State of the Arts

From Killing Eve to The Handmaid’s Tale: Why do hit TV shows outstay their welcome?

In our weekly arts column, Fiona Sturges assesses the year in TV so far, and looks at how certain shows risk destroying their own legacy from not knowing when to quit

I think we can all agree that this has been another vintage year for TV drama. We are only at the halfway mark and we’ve already feasted on Chernobyl, Years and Years, The Virtues, When They See Us and Sex Education, each of them arriving with breadth, ambition and apparently bottomless budgets. Near the top of the pile is Russian Doll, a masterful rethinking of the Harold Ramis movie Groundhog Day in which Natasha Lyonne’s Nadia is marooned in a time loop, destined to die and be catapulted back to the bathroom at her birthday party where Harry Nilsson’s “Gotta Get Up” plays relentlessly on the stereo. I loved watching the bitingly funny Lyonne – formerly known as Nicky, the trust-fund junkie from Orange Is the New Black – wobbling around New York’s East Village, fag in hand, trying to get to the bottom of her never-ending nightmare. So by rights I should have cheered at the news that it is returning for a second season. In fact, my first thought was: “But why?”

In its final episode, Russian Doll seemed wrapped up: subplots were addressed, long-buried traumas confronted, and, in the midst of a street carnival, parallel universes potentially united. It was a succinct and triumphant ending to a smart and funny series that retained enough ambiguity to leave you wondering whether Nadia and her similarly adrift friend Alan were able to resume their lives as before – or whether multiple realities and violent deaths would be their new normal. What it didn’t do is leave this viewer anticipating another eight hours of the protagonists repeatedly coming to a sticky end while attempting to escape their infernal loop.

With so many shows competing for our eyeballs, TV networks are under more pressure than ever to keep us glued to their big-budget prestige shows. So when a bona fide a hit comes along, the temptation to make a follow-up is irresistible. But it’s a special series indeed that can replicate the arc of a near-perfect first season – just ask the makers of Killing Eve, the lauded thriller about Sandra Oh’s MI6 agent and Jodie Comer’s sociopathic assassin, who have come a cropper with a second series that has failed to match the wit and sparkle of its predecessor. Or how about The Handmaid’s Tale, which, after an electrifying first series that stayed close to Margaret Atwood’s source material, took a downhill slide in the second, abandoning Atwood’s astute social commentary in favour of pointless, pitiless torture-porn?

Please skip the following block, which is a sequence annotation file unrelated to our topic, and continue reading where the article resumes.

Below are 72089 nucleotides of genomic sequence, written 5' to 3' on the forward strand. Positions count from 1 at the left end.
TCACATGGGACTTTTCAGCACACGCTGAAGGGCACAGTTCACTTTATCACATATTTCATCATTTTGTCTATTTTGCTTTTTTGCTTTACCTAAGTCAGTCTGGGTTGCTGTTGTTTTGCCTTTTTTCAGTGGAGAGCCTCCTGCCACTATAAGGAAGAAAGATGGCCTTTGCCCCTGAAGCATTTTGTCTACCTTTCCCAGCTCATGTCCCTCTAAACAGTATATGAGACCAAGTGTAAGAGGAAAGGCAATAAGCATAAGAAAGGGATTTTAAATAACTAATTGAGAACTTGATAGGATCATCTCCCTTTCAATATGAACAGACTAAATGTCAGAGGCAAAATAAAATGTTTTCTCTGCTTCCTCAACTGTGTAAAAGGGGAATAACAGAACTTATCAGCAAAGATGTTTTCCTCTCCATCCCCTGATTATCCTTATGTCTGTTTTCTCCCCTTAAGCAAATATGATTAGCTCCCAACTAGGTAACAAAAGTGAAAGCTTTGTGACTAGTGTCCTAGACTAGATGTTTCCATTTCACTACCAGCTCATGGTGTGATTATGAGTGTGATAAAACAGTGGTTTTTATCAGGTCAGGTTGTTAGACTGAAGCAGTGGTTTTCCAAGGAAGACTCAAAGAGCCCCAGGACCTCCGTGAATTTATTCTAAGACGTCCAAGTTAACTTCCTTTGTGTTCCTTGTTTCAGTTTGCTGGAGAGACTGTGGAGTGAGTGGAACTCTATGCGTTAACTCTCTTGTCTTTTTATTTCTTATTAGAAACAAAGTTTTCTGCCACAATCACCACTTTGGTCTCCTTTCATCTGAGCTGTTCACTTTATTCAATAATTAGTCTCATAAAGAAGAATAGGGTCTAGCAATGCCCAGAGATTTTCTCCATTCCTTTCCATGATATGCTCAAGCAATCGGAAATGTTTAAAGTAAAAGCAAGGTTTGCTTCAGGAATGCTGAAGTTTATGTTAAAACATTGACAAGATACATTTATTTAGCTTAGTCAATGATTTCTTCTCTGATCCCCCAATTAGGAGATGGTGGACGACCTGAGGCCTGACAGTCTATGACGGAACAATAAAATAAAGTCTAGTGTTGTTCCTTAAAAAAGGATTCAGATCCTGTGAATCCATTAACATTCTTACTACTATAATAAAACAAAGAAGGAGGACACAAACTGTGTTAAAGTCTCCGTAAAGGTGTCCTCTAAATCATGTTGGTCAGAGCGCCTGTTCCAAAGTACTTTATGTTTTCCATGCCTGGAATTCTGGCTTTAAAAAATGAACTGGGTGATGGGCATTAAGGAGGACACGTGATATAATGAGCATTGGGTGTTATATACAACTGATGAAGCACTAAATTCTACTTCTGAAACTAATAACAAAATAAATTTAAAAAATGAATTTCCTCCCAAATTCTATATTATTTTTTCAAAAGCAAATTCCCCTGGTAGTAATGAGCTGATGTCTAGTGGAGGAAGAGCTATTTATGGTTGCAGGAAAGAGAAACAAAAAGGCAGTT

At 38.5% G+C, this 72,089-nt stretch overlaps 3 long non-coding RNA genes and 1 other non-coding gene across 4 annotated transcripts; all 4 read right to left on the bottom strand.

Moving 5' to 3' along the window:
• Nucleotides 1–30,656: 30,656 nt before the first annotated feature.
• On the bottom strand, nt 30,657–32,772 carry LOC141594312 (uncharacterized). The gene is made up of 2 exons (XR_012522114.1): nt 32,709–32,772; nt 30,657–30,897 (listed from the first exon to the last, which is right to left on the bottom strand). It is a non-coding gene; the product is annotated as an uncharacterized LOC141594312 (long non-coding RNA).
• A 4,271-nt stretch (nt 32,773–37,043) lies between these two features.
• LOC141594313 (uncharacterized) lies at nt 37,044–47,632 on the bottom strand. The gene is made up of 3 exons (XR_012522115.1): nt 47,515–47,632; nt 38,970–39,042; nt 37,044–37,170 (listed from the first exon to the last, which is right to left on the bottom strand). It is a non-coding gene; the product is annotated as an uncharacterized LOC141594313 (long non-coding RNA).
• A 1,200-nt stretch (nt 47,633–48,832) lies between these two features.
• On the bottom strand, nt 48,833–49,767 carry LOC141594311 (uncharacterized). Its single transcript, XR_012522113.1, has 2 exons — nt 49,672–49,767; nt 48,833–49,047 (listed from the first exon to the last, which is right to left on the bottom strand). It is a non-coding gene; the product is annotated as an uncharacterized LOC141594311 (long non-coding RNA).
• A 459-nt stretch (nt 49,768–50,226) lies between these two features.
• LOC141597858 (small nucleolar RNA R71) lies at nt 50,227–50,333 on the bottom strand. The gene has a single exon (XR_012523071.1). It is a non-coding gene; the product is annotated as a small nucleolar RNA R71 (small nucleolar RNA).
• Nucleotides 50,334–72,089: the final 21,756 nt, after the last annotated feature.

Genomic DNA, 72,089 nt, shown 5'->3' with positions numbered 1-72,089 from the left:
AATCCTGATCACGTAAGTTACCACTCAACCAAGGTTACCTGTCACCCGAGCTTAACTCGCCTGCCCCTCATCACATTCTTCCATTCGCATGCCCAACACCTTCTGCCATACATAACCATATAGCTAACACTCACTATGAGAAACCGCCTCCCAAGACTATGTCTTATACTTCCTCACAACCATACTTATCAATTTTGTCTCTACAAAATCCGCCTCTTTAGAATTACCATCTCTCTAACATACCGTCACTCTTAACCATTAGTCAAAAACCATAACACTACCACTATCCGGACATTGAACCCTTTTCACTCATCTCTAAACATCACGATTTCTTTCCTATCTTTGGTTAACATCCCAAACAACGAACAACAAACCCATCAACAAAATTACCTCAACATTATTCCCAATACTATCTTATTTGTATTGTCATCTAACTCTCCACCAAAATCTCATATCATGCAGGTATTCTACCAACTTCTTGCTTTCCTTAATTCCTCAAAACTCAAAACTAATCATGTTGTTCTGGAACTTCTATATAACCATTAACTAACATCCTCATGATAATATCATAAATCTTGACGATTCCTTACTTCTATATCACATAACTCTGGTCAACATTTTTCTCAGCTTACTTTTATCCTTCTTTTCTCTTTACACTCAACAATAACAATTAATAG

There are notable exceptions, of course. Currently bucking the trend of the Disappointing Second Season Syndrome™ is Big Little Lies, which, having come to a satisfying conclusion at the end of series one, has returned and shown that there is life in the aftershock of murder. Against the odds, Fleabag excelled itself earlier this year with a second series that found fresh themes to explore via a hard-drinking, potty-mouthed priest. But for every second series that pulls it off, there are countless more where the plot loses its way and the viewers run for the hills. Think Homeland, in which Clare Danes’ CIA agent became implausibly hot for a suspected terrorist; Lost, which saw the cast joined by a gaggle of fresh plane survivors who nobody noticed had been living around the corner; and True Detective, which, in its second iteration, saw Colin Farrell sadly upstaged by his own moustache.

None of this is unexpected: the “sophomore slump” is a known condition in which a second effort falls short of the standards of the first. At universities, it describes the performance of once-keen students who stay in bed for their second year; it can also refer to athletes who, after a stellar first season, begin to flail in the second. It’s a well-known affliction among musicians too, from Stones Roses and The Strokes to Alanis Morissette, giving credence to the cliche of artists spending so long dreaming about their first LP that the second one is invariably an afterthought.

Lately, we’ve seen high-profile cancellations of Netflix series including Santa Clarita Diet and Sense8, which suggests change – specifically a more ruthless approach to underperforming shows – could finally be afoot. But that doesn’t help a series such as Russian Doll, which, barring a Fleabag-style miracle, is in danger of destroying its own legacy by giving us a second helping.

Killing Eve Season 2: Official trailer

Like humanity itself, television is doomed never to learn from past failures. Rare is the show that can go on and on without losing the qualities that gripped audiences at the start, but that doesn’t stop them from trying, even in the face of dwindling ratings and critical drubbings. In the age of the binge-watch, the impulse among TV commissioners seems to be bigger, longer, louder. For me, though, the best television is the kind that leaves you not glutted and bilious but hungry for more.

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